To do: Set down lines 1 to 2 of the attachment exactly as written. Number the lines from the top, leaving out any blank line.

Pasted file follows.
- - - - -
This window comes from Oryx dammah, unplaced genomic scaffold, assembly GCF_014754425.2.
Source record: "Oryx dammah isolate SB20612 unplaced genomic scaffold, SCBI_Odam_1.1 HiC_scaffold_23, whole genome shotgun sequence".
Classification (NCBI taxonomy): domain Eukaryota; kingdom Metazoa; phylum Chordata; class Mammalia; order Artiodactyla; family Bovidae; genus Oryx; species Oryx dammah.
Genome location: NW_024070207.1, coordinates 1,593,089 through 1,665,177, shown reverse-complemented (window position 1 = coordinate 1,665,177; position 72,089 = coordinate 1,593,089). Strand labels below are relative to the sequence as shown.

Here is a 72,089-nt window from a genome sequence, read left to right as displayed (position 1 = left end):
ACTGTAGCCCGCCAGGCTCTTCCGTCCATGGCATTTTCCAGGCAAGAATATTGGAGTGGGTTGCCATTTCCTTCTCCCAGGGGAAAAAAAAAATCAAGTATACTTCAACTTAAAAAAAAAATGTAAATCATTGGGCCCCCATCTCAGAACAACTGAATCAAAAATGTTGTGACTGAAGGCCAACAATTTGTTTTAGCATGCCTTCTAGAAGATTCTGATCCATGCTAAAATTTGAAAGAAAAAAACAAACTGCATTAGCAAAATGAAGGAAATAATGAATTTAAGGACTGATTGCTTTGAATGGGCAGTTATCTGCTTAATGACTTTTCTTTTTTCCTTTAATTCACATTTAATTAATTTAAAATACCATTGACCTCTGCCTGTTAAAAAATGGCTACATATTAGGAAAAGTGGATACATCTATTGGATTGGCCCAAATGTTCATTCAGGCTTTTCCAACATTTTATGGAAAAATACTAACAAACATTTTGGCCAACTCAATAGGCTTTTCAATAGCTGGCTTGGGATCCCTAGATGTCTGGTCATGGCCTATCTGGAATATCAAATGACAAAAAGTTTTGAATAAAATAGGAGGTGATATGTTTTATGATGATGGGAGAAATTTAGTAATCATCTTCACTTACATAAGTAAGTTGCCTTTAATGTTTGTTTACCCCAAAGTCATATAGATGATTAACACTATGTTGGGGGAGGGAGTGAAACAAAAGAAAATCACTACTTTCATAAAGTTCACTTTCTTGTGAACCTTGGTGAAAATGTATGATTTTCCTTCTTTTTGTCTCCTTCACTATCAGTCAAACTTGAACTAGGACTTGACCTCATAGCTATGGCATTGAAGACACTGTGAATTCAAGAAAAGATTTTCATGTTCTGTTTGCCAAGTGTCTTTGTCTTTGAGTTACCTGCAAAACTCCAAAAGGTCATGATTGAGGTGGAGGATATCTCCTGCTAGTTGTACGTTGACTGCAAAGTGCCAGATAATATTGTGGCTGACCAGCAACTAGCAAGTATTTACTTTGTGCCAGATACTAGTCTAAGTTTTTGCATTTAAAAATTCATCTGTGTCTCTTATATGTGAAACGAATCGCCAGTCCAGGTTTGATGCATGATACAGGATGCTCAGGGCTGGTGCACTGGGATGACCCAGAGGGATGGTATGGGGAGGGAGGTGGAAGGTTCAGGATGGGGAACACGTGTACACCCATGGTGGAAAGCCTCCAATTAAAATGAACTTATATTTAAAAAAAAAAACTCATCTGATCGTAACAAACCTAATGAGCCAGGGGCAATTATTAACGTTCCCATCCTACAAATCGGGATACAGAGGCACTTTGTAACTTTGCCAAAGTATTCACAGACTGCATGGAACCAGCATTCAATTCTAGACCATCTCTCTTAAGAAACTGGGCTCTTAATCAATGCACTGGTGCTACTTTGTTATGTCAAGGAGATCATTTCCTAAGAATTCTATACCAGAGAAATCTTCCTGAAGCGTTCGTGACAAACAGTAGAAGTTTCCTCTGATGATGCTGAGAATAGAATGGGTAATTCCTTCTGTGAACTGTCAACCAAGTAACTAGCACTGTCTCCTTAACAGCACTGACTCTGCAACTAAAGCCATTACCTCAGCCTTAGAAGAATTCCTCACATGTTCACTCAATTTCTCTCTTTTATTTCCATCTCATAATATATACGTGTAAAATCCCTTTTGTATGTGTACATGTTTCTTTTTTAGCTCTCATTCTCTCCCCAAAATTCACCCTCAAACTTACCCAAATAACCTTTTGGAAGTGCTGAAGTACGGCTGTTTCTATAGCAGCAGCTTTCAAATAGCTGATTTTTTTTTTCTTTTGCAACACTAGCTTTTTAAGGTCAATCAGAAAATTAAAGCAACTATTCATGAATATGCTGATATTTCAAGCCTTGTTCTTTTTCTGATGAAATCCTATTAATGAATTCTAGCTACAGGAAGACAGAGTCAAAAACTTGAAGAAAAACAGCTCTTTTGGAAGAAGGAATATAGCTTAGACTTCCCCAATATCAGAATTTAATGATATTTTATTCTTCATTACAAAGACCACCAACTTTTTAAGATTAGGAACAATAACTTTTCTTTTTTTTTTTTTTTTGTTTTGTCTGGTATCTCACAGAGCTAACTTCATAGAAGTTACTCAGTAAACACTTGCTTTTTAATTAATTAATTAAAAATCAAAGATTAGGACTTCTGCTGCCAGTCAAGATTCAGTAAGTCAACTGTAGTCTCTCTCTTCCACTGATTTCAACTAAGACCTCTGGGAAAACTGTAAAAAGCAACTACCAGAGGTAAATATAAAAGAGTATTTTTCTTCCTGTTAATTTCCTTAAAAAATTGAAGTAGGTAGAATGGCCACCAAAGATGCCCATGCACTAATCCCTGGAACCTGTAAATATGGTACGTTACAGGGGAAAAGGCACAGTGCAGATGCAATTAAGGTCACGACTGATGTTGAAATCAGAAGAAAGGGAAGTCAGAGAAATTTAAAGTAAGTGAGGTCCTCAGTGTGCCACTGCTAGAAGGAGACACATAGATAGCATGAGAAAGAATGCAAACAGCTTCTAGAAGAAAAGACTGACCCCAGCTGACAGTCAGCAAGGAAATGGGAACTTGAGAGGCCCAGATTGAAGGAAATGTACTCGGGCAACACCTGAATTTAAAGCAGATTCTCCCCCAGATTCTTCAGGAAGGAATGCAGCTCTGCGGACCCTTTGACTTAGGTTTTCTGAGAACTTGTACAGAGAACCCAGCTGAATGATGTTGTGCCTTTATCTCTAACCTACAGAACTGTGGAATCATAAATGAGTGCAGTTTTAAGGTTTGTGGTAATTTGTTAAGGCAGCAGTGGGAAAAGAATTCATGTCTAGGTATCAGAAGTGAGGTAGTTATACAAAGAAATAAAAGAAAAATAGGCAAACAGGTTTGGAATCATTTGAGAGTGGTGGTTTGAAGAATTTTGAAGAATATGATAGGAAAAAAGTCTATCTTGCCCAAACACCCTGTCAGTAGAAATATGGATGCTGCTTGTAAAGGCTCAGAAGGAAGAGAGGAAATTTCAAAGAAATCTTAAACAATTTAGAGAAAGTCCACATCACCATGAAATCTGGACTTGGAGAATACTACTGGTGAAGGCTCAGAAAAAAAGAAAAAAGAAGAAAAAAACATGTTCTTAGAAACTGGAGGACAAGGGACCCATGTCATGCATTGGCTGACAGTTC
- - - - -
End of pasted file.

This window comes from Oryx dammah, unplaced genomic scaffold, assembly GCF_014754425.2.
Source record: "Oryx dammah isolate SB20612 unplaced genomic scaffold, SCBI_Odam_1.1 HiC_scaffold_23, whole genome shotgun sequence".